To protect taxpayers from new risks, the credit enhancer’s guarantee would be market-priced and backed by the strength of its balance sheet, which requires banklike capital. Credit enhancers also would have to use risk transfers to disperse credit risk horizontally and participate in a rainy-day fund to protect against unexpected financial downturns. Eligible loans would have a minimum borrower down payment of 5% and a maximum loan-to-value ratio of 85%, and otherwise conform to the current Qualified Mortgage rules.

While by no means risk-free, this approach offers several improvements. First, it would create no new government guarantee. The government always does a lousy job of pricing risk, so using existing structures decreases the political pressure of creating new subsidies. It also means greater investor familiarity with what a Ginnie Mae guarantee covers (the mortgage-backed security) and what it doesn’t (the issuing entity). This would increase liquidity and lower system costs.

The plan also limits existing guarantees to catastrophic losses on loans already within the system. Taxpayers will be in the last-loss position behind layers of diversified private capital including: borrower down payments, private mortgage insurance, the credit enhancer’s resources, and the new rainy-day reserve. This will dramatically reduce the number of bad loans dumped into the system.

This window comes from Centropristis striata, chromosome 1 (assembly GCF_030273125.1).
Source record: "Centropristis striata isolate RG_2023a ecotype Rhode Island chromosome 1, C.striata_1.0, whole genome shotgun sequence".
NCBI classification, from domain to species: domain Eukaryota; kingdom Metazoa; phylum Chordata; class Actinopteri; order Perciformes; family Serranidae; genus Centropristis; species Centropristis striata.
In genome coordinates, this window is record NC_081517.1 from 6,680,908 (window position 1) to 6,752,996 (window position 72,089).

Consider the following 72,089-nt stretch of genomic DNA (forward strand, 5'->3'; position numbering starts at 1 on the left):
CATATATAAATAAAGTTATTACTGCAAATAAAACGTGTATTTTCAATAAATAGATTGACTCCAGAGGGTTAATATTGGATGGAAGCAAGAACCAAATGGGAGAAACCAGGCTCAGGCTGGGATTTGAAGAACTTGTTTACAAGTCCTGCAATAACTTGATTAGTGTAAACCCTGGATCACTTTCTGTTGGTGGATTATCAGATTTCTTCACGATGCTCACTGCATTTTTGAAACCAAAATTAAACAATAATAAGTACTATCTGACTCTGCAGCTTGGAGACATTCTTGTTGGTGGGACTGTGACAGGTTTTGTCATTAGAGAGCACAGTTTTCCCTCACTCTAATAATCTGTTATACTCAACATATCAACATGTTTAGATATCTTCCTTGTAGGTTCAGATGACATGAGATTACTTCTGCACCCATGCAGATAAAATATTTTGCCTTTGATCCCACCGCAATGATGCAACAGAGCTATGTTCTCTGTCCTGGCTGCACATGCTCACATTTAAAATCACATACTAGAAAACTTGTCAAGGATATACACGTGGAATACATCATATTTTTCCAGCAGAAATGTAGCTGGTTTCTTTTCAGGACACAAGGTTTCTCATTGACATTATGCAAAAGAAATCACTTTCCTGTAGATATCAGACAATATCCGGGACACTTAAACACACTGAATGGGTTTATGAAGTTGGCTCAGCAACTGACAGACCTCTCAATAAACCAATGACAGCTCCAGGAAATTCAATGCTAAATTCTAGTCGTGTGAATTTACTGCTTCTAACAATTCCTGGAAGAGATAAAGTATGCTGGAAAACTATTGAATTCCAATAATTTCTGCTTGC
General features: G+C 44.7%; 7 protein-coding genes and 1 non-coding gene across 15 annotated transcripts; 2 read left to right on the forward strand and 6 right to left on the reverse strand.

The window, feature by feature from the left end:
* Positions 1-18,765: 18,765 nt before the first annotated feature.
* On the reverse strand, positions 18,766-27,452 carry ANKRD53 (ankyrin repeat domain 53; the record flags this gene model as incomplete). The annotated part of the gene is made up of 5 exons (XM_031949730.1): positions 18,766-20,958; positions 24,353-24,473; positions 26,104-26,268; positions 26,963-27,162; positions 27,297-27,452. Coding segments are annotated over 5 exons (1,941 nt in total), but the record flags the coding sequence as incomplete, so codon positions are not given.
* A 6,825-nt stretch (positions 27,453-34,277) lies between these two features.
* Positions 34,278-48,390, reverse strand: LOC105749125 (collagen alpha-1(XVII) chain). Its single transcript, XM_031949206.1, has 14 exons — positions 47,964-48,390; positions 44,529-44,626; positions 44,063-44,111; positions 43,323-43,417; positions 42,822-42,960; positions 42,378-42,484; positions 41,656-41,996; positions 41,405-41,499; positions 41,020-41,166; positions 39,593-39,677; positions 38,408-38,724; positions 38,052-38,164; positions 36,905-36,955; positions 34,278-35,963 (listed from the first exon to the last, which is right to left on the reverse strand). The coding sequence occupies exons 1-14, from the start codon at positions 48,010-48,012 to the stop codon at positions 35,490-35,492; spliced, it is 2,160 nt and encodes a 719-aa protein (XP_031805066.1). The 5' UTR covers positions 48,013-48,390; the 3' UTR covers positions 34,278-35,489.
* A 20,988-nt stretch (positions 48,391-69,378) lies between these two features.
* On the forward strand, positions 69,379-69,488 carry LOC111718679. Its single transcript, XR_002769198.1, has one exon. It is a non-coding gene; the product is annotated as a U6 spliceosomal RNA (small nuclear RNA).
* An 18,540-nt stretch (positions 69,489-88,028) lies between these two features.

Finally, the proposal would enhance competition and reduce the risk of institutions growing too big to fail. Abolishing government charters would allow multiple private guarantors to form as needed and to compete freely for loan originators’ business. The diverse Ginnie Mae securitizing network would eliminate today’s dual-issuer choke point. By not hard-wiring government guarantees onto all loans, the plan would promote innovation and nongovernment financing alternatives. These include greater portfolio lending and an expanded private market in mortgage-backed securities.

These changes would mark dramatic improvements over the current system. But if the political will to enact reform stalls, the Trump administration can still effect change. The president will appoint a new Federal Housing Finance Agency director in January. The director has broad unilateral powers as conservator of Fannie and Freddie to reduce their size, scope and functions dramatically. If Congress fails to act by early next year, the new director can still institute these reforms administratively—and I call on them to do so.

Comprehensive housing-finance reform remains a great public-policy challenge. This compromise offers a way out of the dangerous status quo: codify into law an explicit government guarantee for mortgage-backed securities in exchange for placing the taxpayer in a catastrophic-loss position only, diffusing the credit risk beyond Fannie and Freddie, and creating market competition. Such a grand bargain may not be the optimal policy, but it’s an achievable policy that could help avert the next housing crisis.

Mr. Hensarling, a Texas Republican, is chairman of House Financial Services Committee.

Appeared in the September 6, 2018, print edition.